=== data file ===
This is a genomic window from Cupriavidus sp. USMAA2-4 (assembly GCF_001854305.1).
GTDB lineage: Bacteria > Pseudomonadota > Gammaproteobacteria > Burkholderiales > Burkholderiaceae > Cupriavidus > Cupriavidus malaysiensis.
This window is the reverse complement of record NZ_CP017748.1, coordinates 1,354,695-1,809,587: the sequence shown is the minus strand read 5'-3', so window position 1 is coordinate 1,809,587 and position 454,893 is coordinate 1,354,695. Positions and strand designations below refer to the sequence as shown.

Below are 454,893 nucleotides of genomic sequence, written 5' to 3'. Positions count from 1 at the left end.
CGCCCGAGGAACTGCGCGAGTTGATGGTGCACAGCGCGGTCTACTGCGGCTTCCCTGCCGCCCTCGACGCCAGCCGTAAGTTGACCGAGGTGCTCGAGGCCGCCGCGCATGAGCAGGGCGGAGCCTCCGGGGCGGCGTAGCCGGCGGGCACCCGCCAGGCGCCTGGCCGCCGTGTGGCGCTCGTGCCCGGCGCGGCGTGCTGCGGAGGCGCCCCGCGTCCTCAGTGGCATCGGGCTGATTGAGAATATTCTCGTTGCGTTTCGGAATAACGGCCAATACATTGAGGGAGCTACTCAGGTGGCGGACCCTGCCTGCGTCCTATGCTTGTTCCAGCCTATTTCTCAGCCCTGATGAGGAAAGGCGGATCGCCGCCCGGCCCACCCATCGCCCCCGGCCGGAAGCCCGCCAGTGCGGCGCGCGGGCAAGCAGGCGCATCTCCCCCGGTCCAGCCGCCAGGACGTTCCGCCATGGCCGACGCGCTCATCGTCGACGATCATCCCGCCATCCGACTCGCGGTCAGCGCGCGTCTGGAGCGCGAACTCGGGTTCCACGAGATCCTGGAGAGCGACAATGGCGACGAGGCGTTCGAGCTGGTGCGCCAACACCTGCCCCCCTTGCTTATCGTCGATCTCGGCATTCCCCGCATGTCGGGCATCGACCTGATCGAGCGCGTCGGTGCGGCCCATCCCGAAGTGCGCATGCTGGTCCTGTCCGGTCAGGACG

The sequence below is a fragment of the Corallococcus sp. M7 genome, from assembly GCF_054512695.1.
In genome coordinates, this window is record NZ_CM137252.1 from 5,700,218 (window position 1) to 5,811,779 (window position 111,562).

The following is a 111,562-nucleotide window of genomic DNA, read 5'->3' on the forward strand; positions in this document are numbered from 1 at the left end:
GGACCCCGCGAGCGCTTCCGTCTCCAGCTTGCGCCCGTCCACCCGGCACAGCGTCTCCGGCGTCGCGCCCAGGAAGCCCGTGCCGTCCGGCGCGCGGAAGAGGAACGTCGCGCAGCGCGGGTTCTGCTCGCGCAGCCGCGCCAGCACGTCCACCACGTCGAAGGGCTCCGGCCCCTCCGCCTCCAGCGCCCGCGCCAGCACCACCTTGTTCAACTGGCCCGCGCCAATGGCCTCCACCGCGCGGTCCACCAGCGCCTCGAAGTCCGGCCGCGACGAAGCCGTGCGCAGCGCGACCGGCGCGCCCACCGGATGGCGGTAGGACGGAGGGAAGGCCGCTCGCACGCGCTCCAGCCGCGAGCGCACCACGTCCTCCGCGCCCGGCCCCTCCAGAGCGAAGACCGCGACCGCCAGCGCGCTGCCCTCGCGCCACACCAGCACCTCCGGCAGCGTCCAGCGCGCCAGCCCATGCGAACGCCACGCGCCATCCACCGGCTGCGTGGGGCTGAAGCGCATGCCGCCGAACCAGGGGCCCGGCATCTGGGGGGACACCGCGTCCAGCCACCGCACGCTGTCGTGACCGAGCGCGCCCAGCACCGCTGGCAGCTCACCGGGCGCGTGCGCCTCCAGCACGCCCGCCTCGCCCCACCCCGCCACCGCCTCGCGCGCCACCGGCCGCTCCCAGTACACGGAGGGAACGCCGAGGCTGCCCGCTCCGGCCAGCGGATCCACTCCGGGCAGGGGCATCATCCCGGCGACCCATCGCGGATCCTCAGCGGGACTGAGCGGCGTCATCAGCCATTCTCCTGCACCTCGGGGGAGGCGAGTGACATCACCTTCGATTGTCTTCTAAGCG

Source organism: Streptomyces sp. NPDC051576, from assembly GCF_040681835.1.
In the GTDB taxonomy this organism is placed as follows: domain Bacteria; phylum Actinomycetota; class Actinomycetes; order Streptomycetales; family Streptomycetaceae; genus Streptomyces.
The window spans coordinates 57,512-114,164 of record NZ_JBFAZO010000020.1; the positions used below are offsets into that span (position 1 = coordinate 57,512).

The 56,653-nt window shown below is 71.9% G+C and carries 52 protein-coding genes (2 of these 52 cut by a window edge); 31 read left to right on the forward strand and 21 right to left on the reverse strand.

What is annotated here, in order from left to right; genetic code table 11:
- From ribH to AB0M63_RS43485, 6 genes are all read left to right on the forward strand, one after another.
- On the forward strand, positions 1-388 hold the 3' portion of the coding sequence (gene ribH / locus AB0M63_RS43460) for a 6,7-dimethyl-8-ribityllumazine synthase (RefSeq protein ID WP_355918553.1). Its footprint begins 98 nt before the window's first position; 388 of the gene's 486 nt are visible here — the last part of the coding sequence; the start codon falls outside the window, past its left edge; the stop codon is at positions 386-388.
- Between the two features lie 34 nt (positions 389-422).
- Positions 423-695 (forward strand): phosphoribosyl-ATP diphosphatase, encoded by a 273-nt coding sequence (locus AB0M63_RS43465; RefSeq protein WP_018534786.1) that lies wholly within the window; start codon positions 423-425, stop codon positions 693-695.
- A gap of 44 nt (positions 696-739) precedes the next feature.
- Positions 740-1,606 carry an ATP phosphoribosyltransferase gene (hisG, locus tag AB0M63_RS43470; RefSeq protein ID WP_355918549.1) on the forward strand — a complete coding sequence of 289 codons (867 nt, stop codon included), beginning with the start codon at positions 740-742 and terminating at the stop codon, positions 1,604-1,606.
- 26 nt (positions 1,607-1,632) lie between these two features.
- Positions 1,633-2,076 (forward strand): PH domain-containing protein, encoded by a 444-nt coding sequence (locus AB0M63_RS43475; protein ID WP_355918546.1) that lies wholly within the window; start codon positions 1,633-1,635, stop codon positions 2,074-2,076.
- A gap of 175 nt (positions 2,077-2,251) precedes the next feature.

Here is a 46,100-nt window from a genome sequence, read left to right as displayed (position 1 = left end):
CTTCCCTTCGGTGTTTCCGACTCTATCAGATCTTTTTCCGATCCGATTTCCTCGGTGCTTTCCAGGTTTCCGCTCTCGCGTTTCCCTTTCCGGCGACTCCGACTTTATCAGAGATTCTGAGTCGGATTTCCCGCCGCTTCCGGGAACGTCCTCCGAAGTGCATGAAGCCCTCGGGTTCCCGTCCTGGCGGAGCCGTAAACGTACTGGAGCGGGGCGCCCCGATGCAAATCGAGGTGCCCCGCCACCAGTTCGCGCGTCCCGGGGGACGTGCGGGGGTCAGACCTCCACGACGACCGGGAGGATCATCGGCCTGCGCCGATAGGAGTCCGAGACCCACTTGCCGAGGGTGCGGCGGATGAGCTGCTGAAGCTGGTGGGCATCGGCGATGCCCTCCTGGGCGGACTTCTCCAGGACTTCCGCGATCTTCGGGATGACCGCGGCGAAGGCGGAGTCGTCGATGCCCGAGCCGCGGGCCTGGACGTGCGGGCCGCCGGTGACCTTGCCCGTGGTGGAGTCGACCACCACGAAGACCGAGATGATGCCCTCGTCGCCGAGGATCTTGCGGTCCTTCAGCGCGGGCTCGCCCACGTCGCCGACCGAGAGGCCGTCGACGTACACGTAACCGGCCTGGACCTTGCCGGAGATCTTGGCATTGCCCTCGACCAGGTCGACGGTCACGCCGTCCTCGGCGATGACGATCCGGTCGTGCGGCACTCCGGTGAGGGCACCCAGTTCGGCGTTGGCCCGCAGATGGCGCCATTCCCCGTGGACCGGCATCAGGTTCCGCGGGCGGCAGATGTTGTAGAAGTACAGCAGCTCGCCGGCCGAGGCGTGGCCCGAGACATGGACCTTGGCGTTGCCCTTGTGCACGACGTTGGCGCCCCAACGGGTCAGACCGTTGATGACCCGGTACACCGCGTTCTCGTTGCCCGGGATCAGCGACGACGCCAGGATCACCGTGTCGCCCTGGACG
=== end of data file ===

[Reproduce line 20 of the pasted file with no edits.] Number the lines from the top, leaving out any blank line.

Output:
- Positions 740-1,606 carry an ATP phosphoribosyltransferase gene (hisG, locus tag AB0M63_RS43470; RefSeq protein ID WP_355918549.1) on the forward strand — a complete coding sequence of 289 codons (867 nt, stop codon included), beginning with the start codon at positions 740-742 and terminating at the stop codon, positions 1,604-1,606.